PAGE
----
Scenes from a longshoreman’s—and veteran fruit tramp’s—life, as told by working stiff Theriault (How to Tell When You’re Tired, 1995).
Here is a hodgepodge of working-class stories, experiences, and ruminations. Though rudderless—we skip from proper work gloves to the genetic engineering of fruits and vegetables, from how to store bails of cotton in a ship’s hold to the vibrant presence of Wobblies in early unionization efforts—this is captivating for a host of reasons, not least that Theriault is describing a dying species: the unionized, blue-collar worker. And such is the quality of the writing—composed, trustworthy—that the author actually makes fruit-packing seem not only fun, but like artwork. The meat of his concern is the gradual but now accelerating disappearance of dignity in the workplace, pride in work, and camaraderie. Theriault comes out of the tradition that expects one to do the best at whatever task is at hand; if you can’t stand the work, go out and get another job. Problem is, as Theriault hasn’t missed, blue-collar work is getting scarcer every day, and unionized work—like his longshoreman’s job—even more so. Spangled among the tales of life during the Depression in San Francisco, of work on the waterfront, of “goon”-bashing and fighting scabs, and among descriptions of the rules of order at a union meeting and the cultures of different ports up and down the West Coast, are critiques of American economic policy (principally the export of blue-collar jobs abroad and the importation of foreign labor for exploitation to the fullest) and the Democratic Party, which the working class is abandoning in droves due to its support of NAFTA and the World Trade Organization.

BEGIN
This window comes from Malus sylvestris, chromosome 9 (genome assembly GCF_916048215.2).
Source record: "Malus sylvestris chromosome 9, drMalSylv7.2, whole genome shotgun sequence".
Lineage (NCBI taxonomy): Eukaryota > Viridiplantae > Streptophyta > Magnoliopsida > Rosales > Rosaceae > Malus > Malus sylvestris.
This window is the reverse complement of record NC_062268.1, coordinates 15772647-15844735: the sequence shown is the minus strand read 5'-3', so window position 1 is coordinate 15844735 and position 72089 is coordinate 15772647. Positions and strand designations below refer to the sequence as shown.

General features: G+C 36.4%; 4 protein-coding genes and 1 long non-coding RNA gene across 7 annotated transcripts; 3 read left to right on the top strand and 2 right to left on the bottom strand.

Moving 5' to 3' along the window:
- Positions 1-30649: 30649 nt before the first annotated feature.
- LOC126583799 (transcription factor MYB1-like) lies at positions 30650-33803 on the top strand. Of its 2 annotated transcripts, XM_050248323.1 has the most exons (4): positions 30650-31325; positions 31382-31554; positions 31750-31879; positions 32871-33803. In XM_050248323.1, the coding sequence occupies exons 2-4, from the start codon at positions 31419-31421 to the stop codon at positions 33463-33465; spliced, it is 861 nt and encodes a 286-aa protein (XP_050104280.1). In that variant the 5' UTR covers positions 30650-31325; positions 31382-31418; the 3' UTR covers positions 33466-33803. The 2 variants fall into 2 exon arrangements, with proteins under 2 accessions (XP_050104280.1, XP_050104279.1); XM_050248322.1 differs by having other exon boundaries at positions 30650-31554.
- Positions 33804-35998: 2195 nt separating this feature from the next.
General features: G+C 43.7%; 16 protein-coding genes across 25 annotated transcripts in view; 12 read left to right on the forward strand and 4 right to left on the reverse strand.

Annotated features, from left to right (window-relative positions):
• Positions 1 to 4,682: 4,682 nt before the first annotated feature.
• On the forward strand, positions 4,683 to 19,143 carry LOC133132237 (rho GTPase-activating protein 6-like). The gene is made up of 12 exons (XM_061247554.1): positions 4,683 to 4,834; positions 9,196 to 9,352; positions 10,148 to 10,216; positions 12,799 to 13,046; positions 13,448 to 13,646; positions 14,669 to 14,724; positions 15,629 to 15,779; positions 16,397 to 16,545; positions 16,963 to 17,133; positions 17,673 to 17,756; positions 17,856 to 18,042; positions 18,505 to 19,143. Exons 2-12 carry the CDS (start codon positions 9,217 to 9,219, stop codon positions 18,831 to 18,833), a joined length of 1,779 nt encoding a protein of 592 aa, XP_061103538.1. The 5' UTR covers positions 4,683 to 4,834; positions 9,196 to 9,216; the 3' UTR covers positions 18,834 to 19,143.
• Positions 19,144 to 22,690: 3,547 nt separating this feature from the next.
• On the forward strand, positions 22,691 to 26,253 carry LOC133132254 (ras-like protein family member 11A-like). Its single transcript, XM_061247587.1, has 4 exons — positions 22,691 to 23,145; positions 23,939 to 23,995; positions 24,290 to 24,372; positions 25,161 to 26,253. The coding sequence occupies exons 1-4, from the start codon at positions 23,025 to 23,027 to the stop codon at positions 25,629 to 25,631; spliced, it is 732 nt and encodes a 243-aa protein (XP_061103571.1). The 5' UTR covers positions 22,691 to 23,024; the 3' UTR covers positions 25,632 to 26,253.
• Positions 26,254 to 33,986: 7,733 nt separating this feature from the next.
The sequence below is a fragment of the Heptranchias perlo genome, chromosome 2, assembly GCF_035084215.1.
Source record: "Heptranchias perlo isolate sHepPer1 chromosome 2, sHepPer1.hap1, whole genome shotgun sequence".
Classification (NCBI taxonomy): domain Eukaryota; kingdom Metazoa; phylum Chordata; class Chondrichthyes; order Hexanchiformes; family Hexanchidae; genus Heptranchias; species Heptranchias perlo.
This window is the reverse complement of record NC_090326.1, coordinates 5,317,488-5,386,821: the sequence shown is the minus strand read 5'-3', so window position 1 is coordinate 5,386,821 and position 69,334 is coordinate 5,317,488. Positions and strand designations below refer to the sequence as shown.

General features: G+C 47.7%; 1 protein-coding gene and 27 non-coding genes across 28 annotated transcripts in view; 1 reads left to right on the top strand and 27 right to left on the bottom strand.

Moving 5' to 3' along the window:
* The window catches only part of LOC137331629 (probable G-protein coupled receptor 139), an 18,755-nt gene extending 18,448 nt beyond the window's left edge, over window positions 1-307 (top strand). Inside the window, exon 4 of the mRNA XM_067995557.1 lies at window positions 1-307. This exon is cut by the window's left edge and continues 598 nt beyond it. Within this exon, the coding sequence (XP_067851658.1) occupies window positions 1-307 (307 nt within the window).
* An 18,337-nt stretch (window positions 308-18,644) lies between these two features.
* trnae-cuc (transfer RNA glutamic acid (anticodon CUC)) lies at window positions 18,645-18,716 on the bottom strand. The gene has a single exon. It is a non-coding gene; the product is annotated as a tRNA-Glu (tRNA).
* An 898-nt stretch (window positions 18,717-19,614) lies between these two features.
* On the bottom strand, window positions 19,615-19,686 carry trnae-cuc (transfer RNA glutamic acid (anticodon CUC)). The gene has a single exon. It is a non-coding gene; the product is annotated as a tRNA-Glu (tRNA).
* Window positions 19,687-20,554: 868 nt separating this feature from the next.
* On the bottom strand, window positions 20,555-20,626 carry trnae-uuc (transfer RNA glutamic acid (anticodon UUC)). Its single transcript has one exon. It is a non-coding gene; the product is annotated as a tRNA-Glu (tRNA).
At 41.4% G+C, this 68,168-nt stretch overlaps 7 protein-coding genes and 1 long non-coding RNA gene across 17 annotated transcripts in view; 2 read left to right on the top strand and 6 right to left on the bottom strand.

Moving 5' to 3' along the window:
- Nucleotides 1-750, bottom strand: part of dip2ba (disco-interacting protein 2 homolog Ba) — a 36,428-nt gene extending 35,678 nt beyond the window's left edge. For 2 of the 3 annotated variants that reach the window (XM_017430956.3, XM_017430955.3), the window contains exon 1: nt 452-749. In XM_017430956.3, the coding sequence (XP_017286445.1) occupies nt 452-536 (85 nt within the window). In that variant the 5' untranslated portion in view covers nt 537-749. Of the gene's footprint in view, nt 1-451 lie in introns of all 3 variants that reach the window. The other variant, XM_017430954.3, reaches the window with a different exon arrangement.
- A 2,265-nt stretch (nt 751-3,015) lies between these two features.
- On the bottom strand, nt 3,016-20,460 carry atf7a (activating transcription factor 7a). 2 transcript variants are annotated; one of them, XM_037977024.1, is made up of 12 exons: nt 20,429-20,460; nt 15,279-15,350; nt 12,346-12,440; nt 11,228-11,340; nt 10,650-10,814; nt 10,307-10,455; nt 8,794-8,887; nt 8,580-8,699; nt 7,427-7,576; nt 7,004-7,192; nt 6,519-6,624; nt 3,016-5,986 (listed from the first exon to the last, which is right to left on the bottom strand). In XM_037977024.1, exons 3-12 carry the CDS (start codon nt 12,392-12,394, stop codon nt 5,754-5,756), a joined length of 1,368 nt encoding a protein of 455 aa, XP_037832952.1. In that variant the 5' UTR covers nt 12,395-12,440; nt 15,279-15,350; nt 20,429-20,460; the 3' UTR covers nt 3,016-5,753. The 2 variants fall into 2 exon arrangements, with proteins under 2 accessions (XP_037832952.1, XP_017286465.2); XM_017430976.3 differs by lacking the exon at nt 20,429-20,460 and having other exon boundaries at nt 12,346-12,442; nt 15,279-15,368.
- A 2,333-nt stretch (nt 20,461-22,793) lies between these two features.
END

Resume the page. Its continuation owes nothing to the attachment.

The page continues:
Circuitous, but all about the importance of work. Theriault understands that what removes us from our labors removes us from our lives.